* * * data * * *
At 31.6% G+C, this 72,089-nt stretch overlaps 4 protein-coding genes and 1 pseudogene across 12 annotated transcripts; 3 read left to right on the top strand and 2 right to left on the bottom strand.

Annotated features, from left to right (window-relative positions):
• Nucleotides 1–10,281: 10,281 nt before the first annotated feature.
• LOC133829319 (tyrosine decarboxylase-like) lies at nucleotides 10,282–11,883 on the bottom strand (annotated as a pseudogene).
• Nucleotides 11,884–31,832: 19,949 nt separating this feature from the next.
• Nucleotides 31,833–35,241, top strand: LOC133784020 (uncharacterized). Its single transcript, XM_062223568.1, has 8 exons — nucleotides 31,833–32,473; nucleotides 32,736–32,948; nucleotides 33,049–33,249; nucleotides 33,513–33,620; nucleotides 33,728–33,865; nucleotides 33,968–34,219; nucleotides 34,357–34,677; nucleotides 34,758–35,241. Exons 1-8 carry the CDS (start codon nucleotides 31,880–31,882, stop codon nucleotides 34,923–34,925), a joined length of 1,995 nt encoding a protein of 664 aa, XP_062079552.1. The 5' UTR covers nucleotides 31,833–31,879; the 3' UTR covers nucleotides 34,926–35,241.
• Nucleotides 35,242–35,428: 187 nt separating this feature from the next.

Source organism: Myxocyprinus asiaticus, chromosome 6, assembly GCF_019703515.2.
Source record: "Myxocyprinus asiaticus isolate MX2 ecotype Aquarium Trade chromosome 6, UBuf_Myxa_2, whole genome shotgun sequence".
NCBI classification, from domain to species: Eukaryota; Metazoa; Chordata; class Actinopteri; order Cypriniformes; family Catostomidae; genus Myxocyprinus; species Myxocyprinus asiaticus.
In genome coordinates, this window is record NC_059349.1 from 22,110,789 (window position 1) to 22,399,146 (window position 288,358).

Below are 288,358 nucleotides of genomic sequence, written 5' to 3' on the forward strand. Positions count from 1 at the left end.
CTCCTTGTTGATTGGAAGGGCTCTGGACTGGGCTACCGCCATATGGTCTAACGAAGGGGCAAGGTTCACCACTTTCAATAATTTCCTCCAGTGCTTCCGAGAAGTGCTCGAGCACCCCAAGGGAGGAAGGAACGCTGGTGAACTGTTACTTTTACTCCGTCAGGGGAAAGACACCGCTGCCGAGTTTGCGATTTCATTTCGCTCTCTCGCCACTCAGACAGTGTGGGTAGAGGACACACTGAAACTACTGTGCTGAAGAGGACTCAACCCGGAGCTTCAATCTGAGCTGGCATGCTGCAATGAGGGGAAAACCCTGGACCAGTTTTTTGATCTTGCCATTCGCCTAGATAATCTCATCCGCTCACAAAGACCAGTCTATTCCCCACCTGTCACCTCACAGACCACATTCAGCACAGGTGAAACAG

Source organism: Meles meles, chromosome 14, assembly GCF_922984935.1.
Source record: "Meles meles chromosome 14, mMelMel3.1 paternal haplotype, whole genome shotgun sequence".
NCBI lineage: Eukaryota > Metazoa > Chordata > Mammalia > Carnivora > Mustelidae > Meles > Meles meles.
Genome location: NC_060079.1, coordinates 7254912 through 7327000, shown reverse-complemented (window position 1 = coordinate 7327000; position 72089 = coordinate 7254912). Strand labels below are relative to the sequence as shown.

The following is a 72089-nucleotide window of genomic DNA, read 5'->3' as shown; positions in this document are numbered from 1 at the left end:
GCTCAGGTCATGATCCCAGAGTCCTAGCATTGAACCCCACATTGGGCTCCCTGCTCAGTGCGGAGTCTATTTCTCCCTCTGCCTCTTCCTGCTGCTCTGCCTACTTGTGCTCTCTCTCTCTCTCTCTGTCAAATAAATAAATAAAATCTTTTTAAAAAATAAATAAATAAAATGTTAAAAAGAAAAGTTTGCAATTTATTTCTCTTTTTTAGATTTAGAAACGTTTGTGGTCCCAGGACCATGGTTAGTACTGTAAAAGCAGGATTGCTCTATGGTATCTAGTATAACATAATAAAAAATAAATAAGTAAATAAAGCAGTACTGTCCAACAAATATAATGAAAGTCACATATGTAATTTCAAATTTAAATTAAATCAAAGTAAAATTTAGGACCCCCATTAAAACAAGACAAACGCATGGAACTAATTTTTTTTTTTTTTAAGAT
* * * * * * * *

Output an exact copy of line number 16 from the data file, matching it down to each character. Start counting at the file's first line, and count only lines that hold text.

NCBI lineage: Eukaryota > Metazoa > Chordata > Mammalia > Carnivora > Mustelidae > Meles > Meles meles.